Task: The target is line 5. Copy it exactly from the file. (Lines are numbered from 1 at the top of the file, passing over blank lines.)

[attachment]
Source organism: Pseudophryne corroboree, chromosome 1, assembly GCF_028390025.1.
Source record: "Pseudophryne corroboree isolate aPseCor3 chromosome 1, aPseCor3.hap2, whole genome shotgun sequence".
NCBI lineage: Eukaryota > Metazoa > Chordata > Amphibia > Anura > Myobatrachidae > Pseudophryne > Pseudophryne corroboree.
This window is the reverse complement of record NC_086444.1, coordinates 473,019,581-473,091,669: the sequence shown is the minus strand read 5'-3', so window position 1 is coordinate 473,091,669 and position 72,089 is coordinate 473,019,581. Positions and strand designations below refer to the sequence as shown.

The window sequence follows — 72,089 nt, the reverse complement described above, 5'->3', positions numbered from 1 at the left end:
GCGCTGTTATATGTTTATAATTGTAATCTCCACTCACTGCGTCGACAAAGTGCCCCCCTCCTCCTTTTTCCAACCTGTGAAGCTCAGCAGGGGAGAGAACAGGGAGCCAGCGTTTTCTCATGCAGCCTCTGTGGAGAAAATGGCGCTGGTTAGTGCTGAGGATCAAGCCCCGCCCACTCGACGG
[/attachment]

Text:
The window sequence follows — 72,089 nt, the reverse complement described above, 5'->3', positions numbered from 1 at the left end: